CBP to disband Border Patrol units accused of cover-ups in Arizona

·4 min read

U.S. Customs and Border Protection issued a memo last week announcing that Border Patrol Critical Incident Teams, which have been accused of covering up official wrongdoing, will no longer be used in the processing of critical incidents involving CBP agents starting in October.

The announcement comes months after congressional Democrats urged the Government Accountability Office in a letter to investigate the use of the critical incident teams to process critical incident scenes.

The letter, sent in January, was prompted by concerns from civil rights organizations that claim the units have been used to cover up incidents involving excessive violence by CBP agents.

More than 200 U.S. citizens and noncitizens have been killed by CBP agents since 2010, according to the Southern Border Communities Coalition, an organization that says it is aimed at eradicating perilous border policies that have put human rights of migrants at stake.

These numbers are disputed as they are tallied from media coverage and press releases. According to a 2022 report from the Government Accountability Office, CBP does not reliably report migrant deaths despite implementing a program in 2017 that is meant to help the agency track death reports of individuals in its custody.

According to the Government Accountability Office, "Border Patrol has not collected and recorded, or reported to Congress, complete data on migrant deaths, or disclosed associated data limitations," the report states.

CBP is the largest federal law enforcement agency in the country. No Border Patrol agent has ever been convicted in an on-duty killing incident since the creation of the agency in 2003.

The memo dated May 3 states that the Office of Professional Responsibility (OPR), a branch dedicated to ensuring accountability of professional misconduct among CBP employees, will be fully in charge of the investigation of critical incidents.

Previous guidelines required that the use of critical incident teams be done under the supervision of an OPR commander. Effective Oct. 1, 2022, the OPR will be assigned complete responsibility for that function, the memo stated.

According to the memo, the Department of Homeland Security will provide the OPR with the resources to hire additional personnel to take on the task.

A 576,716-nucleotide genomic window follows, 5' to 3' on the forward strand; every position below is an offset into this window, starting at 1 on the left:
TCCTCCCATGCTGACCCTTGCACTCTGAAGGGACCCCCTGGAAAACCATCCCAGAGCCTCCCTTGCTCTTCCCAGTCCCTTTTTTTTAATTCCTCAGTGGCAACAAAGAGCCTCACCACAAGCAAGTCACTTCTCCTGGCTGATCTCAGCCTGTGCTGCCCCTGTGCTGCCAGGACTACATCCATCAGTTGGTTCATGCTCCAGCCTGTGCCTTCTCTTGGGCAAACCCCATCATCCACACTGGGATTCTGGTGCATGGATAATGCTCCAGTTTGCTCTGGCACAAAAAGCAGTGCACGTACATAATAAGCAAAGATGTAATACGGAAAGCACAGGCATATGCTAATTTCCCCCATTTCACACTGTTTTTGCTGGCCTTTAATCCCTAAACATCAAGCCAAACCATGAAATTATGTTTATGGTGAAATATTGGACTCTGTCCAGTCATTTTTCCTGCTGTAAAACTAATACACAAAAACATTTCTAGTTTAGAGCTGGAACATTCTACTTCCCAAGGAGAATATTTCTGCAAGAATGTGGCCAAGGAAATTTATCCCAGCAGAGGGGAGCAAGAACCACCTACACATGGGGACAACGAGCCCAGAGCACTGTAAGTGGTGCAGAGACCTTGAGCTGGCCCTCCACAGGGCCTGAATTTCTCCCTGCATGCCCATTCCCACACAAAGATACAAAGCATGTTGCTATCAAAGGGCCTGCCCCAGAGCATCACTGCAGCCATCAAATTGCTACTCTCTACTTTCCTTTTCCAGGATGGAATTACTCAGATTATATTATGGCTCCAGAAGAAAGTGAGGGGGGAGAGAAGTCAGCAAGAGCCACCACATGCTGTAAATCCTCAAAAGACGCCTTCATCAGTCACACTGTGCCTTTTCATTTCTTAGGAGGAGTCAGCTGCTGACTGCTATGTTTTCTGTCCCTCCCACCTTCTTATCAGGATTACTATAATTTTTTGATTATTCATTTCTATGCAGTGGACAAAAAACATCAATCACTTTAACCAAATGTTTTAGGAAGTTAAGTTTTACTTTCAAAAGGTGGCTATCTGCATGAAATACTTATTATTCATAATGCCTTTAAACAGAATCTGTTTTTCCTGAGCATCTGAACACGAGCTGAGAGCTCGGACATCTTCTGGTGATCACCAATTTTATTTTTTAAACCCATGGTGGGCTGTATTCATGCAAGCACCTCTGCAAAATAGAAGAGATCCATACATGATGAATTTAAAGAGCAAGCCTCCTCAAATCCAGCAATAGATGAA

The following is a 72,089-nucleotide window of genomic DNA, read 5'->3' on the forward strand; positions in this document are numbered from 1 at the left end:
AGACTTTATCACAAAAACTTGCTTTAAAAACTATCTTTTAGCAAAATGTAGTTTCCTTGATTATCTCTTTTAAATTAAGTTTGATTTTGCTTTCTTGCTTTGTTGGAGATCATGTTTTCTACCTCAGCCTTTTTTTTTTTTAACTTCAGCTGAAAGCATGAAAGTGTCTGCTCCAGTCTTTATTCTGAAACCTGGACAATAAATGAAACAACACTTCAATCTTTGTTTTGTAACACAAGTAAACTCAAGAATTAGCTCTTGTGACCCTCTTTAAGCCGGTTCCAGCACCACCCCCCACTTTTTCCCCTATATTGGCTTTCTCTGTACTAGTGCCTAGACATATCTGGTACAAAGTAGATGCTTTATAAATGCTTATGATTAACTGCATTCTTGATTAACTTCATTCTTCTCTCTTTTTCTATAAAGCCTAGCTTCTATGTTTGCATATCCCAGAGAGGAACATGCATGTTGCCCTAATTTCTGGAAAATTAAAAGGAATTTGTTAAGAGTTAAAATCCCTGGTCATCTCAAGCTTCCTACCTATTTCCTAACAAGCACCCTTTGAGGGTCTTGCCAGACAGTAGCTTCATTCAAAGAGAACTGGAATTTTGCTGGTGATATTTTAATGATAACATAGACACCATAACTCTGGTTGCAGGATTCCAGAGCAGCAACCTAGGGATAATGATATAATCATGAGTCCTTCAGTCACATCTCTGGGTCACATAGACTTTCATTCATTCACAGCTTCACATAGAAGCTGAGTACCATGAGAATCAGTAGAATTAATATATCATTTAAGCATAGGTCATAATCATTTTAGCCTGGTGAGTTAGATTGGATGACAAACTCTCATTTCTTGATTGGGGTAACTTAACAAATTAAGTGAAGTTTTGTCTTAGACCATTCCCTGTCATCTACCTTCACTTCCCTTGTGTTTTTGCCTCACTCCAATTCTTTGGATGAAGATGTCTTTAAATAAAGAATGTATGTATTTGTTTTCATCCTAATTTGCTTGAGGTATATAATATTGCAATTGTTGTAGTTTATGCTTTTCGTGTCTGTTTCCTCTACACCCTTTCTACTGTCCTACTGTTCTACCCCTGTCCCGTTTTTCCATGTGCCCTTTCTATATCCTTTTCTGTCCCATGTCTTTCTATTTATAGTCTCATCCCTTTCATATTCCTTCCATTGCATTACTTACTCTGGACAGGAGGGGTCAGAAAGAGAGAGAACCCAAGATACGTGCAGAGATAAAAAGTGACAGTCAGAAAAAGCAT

U.S. Customs and Border Protection Commissioner Chris Magnus.
U.S. Customs and Border Protection Commissioner Chris Magnus.

"While OPR is funded to bring as many as 350 new personnel on board using this two-year budget authority, initial estimates are a significant number of new personnel must be hired, and trained, to ensure OPR is able to carry out its critical incident response function," CBP Commissioner Chris Magnus said in the memo.

In a news release, the Southern Border Communities Coalition commended the CBP and Magnus for being "responsive to community concerns" and haltering a practice that had been carried out in secrecy for more than three decades.

A demand for accountability

In December 2021, a woman from Nogales, Arizona, filed a claim against CBP after she survived being shot in the head by a Border Patrol agent.

Marisol García Alcantara, 37, was suspected of trying to enter the U.S. illegally in June 2021 after CBP agents found her sitting in the back seat of a vehicle they detained at the border.

According to García's attorneys, CBP policies prohibit the use of firearms solely to disable a vehicle, yet an agent fired his gun at the vehicle and into García's head.

After surviving the incident and being released from the hospital, García was deported. As a consequence of the shooting, García is at constant risk of seizures caused by the bullet fragments lodged in her brain, she told The Associated Press.

In February, a similar incident occurred north of Douglas when a Border Patrol agent fatally shot a male migrant, later identified as Carmelo Cruz-Marcos, a few miles north of the Mexican border.

The Cochise County Sheriff's Office released a statement on Facebook reporting Cruz-Marcos' death a few days after the incident but did not provide details about what caused his injuries.

The CBP later confirmed in a statement that an agent from the Douglas Border Patrol Station Horse Patrol Unit had fatally shot Cruz-Marcos after he allegedly tried to escape from being apprehended.

The Arizona Department of Public Safety helped retrieve Cruz-Marcos' body after the shooting. A few days later, the Pima County Medical Examiner’s Office released findings from its post-mortem examination, which confirmed he died of several gunshot wounds from the agent on his chest and abdomen.

The Mexican Consulate confirmed Cruz-Marcos was Mexican.

Alba Jaramillo, Southern Border Communities Coalition co-chair and executive director of Arizona Justice for Our Neighbors, a United Methodist Immigration Ministry, had previously said to The Arizona Republic that "the secrecy and impunity" of these acts is a "public safety concern."

"We demand accountability and transparency. We demand justice for this person's family," Jaramillo previously told The Republic following the man's death.

The Southern Border Communities Coalition called for the GAO to continue investigating the CBP to get a full account of the actions of the critical incident teams and assess any obstructions of justice.

Republic reporter Angela Cordoba Perez contributed to this article.

Reach breaking news reporter Laura Daniella Sepulveda at lsepulveda@lavozarizona.com or on Twitter @lauradNews.

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This article originally appeared on Arizona Republic: CBP to disband Border Patrol units accused of cover-ups in Arizona